Network address translation NAT is then configured so that the pods can reach resources on the Azure virtual network. Nodes use the kubenet Kubernetes plugin. You can let the Azure platform create and configure the virtual networks for you, or choose to deploy your AKS cluster into an existing virtual network subnet.
This approach greatly reduces the number of IP addresses that you need to reserve in your network space for pods to use. For more information, see Configure kubenet networking for an AKS cluster.
These IP addresses must be unique across your network space, and must be planned in advance. Each node has a configuration parameter for the maximum number of pods that it supports.
Tutorial: Configure kubenet networking in Azure Kubernetes Service (AKS) using Ansible
The equivalent number of IP addresses per node are then reserved up front for that node. This approach requires more planning, as can otherwise lead to IP address exhaustion or the need to rebuild clusters in a larger subnet as your application demands grow.AKS reduces the complexity and operational overhead of managing Kubernetes by offloading much of that responsibility to Azure.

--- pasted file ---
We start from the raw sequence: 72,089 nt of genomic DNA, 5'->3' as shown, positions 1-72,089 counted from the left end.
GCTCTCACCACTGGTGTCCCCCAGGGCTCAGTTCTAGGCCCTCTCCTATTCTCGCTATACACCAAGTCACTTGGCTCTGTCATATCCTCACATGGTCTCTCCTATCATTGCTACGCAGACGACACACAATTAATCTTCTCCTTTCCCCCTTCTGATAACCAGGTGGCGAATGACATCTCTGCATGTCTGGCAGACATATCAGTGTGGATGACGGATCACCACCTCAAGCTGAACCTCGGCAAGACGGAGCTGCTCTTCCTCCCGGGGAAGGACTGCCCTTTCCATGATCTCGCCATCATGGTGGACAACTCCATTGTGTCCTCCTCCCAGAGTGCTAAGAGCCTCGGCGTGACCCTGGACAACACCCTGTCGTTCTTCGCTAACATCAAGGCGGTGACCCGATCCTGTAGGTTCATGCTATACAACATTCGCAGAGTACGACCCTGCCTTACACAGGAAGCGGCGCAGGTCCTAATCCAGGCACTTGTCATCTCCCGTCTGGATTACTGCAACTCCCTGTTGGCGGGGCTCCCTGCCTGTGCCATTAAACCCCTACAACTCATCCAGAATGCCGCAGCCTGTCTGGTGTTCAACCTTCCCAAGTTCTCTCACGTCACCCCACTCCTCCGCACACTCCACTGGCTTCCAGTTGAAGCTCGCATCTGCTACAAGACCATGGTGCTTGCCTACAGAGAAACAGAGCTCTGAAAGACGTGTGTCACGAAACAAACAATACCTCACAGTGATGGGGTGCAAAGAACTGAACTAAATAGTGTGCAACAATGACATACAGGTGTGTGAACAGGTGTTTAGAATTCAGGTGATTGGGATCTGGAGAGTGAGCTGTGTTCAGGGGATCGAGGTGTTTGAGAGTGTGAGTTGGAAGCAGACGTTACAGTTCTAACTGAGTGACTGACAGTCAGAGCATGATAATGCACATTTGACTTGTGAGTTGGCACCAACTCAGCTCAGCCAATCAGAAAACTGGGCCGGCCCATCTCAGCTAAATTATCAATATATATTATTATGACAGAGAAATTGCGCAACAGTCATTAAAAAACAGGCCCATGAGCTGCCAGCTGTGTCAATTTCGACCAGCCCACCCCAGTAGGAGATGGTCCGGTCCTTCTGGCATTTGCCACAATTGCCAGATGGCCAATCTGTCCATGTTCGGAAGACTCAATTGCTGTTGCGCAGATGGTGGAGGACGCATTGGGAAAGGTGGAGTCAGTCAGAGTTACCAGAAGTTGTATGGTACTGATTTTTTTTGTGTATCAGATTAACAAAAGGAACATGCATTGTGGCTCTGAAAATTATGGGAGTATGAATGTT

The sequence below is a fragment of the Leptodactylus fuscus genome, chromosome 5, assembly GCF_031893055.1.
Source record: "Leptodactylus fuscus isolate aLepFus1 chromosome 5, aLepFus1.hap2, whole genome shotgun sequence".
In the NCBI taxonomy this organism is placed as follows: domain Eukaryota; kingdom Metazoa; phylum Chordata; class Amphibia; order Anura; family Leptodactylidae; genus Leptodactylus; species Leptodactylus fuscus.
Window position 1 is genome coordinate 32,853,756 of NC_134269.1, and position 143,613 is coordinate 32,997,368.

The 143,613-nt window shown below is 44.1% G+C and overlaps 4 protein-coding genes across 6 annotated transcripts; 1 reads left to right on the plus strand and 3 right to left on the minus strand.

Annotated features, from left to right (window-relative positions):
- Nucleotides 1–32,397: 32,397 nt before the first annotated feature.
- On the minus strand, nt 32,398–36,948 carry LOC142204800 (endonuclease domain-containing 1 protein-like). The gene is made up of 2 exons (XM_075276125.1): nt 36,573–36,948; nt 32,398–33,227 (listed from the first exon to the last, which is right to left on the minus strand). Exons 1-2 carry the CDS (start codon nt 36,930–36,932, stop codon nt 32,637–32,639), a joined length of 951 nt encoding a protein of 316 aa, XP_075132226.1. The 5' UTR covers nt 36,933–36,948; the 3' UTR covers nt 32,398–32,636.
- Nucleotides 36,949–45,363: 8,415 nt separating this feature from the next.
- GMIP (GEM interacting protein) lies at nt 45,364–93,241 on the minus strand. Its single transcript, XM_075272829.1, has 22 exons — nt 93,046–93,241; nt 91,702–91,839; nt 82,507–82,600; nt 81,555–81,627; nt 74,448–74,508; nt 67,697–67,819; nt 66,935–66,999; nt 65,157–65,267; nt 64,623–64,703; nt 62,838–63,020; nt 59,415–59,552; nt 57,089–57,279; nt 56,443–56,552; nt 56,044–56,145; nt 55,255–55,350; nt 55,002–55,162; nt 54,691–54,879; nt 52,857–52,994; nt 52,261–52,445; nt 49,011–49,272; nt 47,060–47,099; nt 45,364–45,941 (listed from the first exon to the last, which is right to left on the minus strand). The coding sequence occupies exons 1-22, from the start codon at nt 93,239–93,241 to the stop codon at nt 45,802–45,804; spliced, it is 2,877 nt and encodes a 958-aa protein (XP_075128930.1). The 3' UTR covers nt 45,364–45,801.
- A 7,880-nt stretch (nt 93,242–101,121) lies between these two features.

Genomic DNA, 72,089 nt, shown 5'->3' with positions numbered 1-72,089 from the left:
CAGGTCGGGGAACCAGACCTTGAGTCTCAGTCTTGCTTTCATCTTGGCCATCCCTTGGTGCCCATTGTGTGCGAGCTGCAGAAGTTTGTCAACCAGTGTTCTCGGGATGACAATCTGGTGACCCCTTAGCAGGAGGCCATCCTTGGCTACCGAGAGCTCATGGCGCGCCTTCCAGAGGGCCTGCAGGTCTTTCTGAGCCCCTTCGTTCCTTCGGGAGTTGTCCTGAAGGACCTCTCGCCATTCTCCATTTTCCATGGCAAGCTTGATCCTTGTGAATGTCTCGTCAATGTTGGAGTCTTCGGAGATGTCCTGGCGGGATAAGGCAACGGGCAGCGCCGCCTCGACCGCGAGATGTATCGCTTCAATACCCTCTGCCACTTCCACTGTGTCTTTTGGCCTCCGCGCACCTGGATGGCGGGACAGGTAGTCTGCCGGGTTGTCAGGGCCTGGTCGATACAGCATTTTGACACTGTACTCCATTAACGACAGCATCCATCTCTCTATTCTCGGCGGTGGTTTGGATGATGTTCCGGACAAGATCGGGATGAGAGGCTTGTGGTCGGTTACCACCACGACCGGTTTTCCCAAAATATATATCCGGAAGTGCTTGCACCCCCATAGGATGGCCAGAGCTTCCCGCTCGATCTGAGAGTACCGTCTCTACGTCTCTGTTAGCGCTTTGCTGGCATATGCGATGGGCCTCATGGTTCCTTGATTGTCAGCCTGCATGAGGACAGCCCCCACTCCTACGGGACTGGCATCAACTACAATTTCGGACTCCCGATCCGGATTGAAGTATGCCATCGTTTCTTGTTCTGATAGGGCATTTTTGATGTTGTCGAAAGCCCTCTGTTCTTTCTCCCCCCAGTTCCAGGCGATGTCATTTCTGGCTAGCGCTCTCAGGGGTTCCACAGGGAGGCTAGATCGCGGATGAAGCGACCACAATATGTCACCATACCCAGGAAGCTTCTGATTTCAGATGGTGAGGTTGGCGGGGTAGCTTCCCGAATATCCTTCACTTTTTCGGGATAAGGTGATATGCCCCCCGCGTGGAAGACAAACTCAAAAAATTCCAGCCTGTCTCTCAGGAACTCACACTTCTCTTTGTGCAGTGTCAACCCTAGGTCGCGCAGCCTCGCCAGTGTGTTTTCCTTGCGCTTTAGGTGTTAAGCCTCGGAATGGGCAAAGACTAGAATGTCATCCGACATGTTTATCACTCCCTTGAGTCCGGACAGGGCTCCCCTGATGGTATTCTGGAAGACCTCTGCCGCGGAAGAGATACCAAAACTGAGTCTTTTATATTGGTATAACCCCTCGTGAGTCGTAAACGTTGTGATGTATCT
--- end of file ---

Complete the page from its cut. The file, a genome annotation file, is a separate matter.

As a hosted Kubernetes service, Azure handles critical tasks like health monitoring and maintenance for you.
The Kubernetes masters are managed by Azure. You only manage and maintain the agent nodes. As a managed Kubernetes service, AKS is free - you pay only for the agent nodes within your clusters; not for the masters. This IP address range should be an address space that isn't used elsewhere in your network. The address range must be large enough to accommodate the number of nodes that you expect to scale up to. You can't change this address range once the cluster is deployed. As the cluster scales or upgrades, Azure continues to assign a pod IP address range to each new node.
If you modify it, use the single-line format - starting with "ssh-rsa" without the quotes. You can set these values to your service principal or load these values from environment variables:. When you create an AKS cluster, a network security group and route table are created. These resources are managed by AKS and updated when you create and expose services. Associate the network security group and route table with your virtual network subnet as follows.
You may also leave feedback directly on GitHub. Skip to main content. Exit focus mode. Is this page helpful? Yes No. Any additional feedback? Skip Submit. Send feedback about This product This page. This page. Submit feedback. There are no open issues. View on GitHub.By default, AKS clusters use kubenetand a virtual network and subnet are created for you.